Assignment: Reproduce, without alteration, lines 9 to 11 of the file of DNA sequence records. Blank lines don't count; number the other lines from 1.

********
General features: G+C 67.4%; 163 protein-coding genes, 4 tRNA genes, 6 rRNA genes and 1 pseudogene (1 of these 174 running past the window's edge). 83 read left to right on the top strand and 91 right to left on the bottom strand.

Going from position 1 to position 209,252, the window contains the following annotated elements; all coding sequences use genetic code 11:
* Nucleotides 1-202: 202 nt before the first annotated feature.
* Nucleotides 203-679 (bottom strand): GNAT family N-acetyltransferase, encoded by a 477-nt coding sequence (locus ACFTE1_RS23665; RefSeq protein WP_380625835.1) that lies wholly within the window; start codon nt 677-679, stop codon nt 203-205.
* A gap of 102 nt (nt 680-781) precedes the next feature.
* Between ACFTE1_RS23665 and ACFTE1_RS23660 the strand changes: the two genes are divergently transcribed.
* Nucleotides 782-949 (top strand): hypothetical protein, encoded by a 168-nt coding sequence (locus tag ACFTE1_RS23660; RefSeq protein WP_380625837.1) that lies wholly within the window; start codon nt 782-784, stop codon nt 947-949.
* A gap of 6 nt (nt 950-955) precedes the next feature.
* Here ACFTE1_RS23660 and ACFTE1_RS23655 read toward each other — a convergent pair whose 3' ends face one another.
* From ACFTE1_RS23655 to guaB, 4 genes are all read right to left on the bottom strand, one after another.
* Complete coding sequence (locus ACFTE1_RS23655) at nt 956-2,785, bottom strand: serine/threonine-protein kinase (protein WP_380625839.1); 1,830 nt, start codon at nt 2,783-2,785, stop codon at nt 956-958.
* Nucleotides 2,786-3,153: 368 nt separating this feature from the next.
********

* Here ACFTE1_RS23660 and ACFTE1_RS23655 read toward each other — a convergent pair whose 3' ends face one another.
* From ACFTE1_RS23655 to guaB, 4 genes are all read right to left on the bottom strand, one after another.
* Complete coding sequence (locus ACFTE1_RS23655) at nt 956-2,785, bottom strand: serine/threonine-protein kinase (protein WP_380625839.1); 1,830 nt, start codon at nt 2,783-2,785, stop codon at nt 956-958.